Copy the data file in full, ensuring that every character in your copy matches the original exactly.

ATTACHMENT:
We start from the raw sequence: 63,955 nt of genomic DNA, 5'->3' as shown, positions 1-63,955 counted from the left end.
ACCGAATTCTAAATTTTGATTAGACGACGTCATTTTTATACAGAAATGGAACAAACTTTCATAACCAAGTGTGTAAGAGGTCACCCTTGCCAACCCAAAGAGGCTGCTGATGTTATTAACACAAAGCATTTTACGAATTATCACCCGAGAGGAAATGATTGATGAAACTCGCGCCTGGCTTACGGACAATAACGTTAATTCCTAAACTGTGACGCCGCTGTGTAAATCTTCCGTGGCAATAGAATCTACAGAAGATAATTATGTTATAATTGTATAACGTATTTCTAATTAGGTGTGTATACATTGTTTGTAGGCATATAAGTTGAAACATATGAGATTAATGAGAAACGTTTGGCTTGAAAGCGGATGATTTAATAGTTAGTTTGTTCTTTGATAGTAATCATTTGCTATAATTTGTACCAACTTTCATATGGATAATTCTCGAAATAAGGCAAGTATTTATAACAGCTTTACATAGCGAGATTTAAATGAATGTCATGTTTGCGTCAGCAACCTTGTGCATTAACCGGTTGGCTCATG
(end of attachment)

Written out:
We start from the raw sequence: 63,955 nt of genomic DNA, 5'->3' as shown, positions 1-63,955 counted from the left end.
ACCGAATTCTAAATTTTGATTAGACGACGTCATTTTTATACAGAAATGGAACAAACTTTCATAACCAAGTGTGTAAGAGGTCACCCTTGCCAACCCAAAGAGGCTGCTGATGTTATTAACACAAAGCATTTTACGAATTATCACCCGAGAGGAAATGATTGATGAAACTCGCGCCTGGCTTACGGACAATAACGTTAATTCCTAAACTGTGACGCCGCTGTGTAAATCTTCCGTGGCAATAGAATCTACAGAAGATAATTATGTTATAATTGTATAACGTATTTCTAATTAGGTGTGTATACATTGTTTGTAGGCATATAAGTTGAAACATATGAGATTAATGAGAAACGTTTGGCTTGAAAGCGGATGATTTAATAGTTAGTTTGTTCTTTGATAGTAATCATTTGCTATAATTTGTACCAACTTTCATATGGATAATTCTCGAAATAAGGCAAGTATTTATAACAGCTTTACATAGCGAGATTTAAATGAATGTCATGTTTGCGTCAGCAACCTTGTGCATTAACCGGTTGGCTCATG